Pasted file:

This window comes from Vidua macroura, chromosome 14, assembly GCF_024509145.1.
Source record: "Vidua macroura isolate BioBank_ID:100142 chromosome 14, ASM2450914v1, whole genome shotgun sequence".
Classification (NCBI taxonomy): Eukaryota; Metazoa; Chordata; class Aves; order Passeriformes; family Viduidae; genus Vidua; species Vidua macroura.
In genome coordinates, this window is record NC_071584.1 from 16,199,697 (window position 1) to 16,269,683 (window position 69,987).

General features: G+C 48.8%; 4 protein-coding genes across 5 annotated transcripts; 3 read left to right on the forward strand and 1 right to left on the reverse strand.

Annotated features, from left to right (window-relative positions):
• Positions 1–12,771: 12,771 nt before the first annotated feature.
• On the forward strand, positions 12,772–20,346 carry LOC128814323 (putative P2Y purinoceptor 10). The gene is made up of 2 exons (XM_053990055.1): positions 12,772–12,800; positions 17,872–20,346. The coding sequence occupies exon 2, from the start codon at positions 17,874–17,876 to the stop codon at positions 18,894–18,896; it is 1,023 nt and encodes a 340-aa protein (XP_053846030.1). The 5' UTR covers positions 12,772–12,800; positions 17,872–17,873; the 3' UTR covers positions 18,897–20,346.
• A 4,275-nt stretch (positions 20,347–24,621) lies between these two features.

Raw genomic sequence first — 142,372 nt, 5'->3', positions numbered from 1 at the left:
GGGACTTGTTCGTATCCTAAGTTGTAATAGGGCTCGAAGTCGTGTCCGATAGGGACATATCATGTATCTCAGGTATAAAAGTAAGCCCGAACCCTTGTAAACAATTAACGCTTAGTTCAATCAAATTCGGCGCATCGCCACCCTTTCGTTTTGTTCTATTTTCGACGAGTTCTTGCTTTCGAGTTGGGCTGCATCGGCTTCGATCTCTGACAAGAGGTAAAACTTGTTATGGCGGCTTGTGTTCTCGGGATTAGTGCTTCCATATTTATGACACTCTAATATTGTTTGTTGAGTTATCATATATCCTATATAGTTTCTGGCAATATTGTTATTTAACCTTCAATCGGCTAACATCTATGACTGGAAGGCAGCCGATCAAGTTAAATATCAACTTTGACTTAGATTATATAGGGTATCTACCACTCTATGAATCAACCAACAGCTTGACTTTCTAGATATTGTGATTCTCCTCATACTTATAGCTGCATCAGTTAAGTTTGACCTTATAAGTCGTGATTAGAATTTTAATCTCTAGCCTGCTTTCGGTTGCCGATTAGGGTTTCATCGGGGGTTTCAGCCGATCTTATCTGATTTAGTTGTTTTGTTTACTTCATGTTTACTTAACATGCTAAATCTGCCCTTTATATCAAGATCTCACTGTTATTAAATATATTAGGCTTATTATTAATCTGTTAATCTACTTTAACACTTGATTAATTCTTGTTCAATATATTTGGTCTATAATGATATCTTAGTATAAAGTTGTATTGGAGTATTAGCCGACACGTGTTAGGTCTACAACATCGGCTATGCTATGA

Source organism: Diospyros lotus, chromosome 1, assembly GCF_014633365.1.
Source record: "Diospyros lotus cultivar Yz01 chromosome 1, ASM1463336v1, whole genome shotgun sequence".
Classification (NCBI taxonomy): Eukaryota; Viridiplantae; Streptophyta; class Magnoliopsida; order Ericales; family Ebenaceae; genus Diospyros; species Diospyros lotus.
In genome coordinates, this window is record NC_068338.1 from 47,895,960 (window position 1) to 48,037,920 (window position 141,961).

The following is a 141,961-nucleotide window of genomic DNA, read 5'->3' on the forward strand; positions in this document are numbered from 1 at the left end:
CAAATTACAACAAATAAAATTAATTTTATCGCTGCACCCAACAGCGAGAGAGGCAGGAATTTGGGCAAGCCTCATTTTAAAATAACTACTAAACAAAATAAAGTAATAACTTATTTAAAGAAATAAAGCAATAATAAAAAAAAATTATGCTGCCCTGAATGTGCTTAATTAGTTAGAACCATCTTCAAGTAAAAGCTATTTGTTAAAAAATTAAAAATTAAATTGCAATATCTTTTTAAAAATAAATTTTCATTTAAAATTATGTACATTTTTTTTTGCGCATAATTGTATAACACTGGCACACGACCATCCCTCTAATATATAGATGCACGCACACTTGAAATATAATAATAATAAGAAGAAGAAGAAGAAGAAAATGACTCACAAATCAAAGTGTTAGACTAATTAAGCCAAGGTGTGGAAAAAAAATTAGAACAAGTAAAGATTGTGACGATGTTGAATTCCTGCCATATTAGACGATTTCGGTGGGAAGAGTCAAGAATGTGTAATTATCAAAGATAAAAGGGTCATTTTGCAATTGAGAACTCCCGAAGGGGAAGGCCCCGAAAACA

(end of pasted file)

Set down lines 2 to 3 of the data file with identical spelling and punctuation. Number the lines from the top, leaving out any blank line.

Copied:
Source record: "Vidua macroura isolate BioBank_ID:100142 chromosome 14, ASM2450914v1, whole genome shotgun sequence".
Classification (NCBI taxonomy): Eukaryota; Metazoa; Chordata; class Aves; order Passeriformes; family Viduidae; genus Vidua; species Vidua macroura.